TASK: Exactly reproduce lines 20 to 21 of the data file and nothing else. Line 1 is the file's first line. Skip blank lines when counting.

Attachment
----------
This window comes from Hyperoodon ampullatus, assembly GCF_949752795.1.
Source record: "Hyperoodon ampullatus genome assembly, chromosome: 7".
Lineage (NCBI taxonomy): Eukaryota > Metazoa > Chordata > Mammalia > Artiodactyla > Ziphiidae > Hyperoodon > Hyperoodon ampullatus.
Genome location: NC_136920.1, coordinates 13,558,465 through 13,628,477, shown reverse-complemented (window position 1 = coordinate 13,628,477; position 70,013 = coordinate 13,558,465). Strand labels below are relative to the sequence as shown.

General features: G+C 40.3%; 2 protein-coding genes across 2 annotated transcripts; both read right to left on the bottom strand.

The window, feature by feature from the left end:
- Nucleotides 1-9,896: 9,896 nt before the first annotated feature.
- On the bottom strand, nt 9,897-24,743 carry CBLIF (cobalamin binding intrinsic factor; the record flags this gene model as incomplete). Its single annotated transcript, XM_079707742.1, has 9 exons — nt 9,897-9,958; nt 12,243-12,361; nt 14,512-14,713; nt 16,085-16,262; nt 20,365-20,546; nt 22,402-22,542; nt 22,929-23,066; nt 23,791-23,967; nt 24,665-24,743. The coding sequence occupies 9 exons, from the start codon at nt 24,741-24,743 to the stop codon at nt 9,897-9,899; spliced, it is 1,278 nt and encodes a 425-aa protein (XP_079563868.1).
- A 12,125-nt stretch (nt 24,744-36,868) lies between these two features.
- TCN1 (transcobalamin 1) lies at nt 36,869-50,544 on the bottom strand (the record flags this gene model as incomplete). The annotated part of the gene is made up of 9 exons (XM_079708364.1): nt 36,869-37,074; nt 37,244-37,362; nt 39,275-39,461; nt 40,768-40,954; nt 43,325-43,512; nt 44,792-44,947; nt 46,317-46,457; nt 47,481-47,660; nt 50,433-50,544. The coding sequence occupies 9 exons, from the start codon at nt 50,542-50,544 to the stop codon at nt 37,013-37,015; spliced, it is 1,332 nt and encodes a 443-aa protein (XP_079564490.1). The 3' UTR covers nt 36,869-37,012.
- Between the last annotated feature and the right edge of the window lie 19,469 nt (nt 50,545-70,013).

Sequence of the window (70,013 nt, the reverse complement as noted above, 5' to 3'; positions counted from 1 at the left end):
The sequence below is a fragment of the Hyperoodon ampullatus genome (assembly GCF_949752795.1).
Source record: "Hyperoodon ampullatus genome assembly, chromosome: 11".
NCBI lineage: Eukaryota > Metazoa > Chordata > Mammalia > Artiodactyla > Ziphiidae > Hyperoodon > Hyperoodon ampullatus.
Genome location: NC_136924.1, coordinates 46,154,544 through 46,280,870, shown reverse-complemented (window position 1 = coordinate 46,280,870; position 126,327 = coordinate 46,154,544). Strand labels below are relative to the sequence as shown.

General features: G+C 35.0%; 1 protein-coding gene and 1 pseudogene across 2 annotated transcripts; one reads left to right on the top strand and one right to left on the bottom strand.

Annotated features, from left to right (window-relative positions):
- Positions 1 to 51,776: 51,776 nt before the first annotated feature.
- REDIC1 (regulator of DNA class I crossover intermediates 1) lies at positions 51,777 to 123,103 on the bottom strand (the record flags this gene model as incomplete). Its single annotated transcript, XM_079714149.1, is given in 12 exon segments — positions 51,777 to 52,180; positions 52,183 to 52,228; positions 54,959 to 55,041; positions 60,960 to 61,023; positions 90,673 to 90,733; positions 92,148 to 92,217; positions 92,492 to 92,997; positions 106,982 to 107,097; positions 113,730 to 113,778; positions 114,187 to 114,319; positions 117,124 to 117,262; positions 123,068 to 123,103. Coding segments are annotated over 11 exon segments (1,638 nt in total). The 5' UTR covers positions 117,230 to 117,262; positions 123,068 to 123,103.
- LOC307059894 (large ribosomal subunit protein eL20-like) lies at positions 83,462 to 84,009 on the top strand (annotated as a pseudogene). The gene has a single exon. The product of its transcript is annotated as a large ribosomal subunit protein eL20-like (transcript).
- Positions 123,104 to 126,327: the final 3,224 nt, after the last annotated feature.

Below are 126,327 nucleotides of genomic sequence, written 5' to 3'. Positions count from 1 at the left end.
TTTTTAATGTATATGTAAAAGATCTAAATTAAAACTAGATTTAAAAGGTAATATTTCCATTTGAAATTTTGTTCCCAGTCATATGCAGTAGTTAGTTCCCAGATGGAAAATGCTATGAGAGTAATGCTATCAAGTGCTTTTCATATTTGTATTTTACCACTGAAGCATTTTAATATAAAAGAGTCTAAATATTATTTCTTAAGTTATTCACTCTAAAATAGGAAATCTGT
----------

- REDIC1 (regulator of DNA class I crossover intermediates 1) lies at positions 51,777 to 123,103 on the bottom strand (the record flags this gene model as incomplete). Its single annotated transcript, XM_079714149.1, is given in 12 exon segments — positions 51,777 to 52,180; positions 52,183 to 52,228; positions 54,959 to 55,041; positions 60,960 to 61,023; positions 90,673 to 90,733; positions 92,148 to 92,217; positions 92,492 to 92,997; positions 106,982 to 107,097; positions 113,730 to 113,778; positions 114,187 to 114,319; positions 117,124 to 117,262; positions 123,068 to 123,103. Coding segments are annotated over 11 exon segments (1,638 nt in total). The 5' UTR covers positions 117,230 to 117,262; positions 123,068 to 123,103.
- LOC307059894 (large ribosomal subunit protein eL20-like) lies at positions 83,462 to 84,009 on the top strand (annotated as a pseudogene). The gene has a single exon. The product of its transcript is annotated as a large ribosomal subunit protein eL20-like (transcript).